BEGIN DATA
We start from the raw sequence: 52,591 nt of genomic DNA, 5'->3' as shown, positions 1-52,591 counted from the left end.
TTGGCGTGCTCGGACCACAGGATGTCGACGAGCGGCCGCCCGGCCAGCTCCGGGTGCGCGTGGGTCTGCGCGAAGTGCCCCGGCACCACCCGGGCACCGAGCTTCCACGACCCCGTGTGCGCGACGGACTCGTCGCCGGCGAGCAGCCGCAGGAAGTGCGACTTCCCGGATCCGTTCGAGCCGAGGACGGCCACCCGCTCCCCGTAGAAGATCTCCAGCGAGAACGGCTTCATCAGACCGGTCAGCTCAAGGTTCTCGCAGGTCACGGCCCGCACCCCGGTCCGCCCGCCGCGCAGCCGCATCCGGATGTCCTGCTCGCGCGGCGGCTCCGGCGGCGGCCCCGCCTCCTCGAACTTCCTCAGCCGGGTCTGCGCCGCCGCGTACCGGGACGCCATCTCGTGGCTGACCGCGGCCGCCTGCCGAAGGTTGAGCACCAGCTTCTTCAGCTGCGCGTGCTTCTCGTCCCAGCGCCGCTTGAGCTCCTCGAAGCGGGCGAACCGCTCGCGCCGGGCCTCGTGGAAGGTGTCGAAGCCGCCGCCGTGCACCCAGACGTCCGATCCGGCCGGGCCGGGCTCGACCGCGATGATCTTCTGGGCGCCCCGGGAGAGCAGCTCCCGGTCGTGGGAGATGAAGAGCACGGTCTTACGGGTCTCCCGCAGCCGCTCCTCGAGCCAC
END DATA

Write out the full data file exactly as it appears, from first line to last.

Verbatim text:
We start from the raw sequence: 52,591 nt of genomic DNA, 5'->3' as shown, positions 1-52,591 counted from the left end.
TTGGCGTGCTCGGACCACAGGATGTCGACGAGCGGCCGCCCGGCCAGCTCCGGGTGCGCGTGGGTCTGCGCGAAGTGCCCCGGCACCACCCGGGCACCGAGCTTCCACGACCCCGTGTGCGCGACGGACTCGTCGCCGGCGAGCAGCCGCAGGAAGTGCGACTTCCCGGATCCGTTCGAGCCGAGGACGGCCACCCGCTCCCCGTAGAAGATCTCCAGCGAGAACGGCTTCATCAGACCGGTCAGCTCAAGGTTCTCGCAGGTCACGGCCCGCACCCCGGTCCGCCCGCCGCGCAGCCGCATCCGGATGTCCTGCTCGCGCGGCGGCTCCGGCGGCGGCCCCGCCTCCTCGAACTTCCTCAGCCGGGTCTGCGCCGCCGCGTACCGGGACGCCATCTCGTGGCTGACCGCGGCCGCCTGCCGAAGGTTGAGCACCAGCTTCTTCAGCTGCGCGTGCTTCTCGTCCCAGCGCCGCTTGAGCTCCTCGAAGCGGGCGAACCGCTCGCGCCGGGCCTCGTGGAAGGTGTCGAAGCCGCCGCCGTGCACCCAGACGTCCGATCCGGCCGGGCCGGGCTCGACCGCGATGATCTTCTGGGCGCCCCGGGAGAGCAGCTCCCGGTCGTGGGAGATGAAGAGCACGGTCTTACGGGTCTCCCGCAGCCGCTCCTCGAGCCAC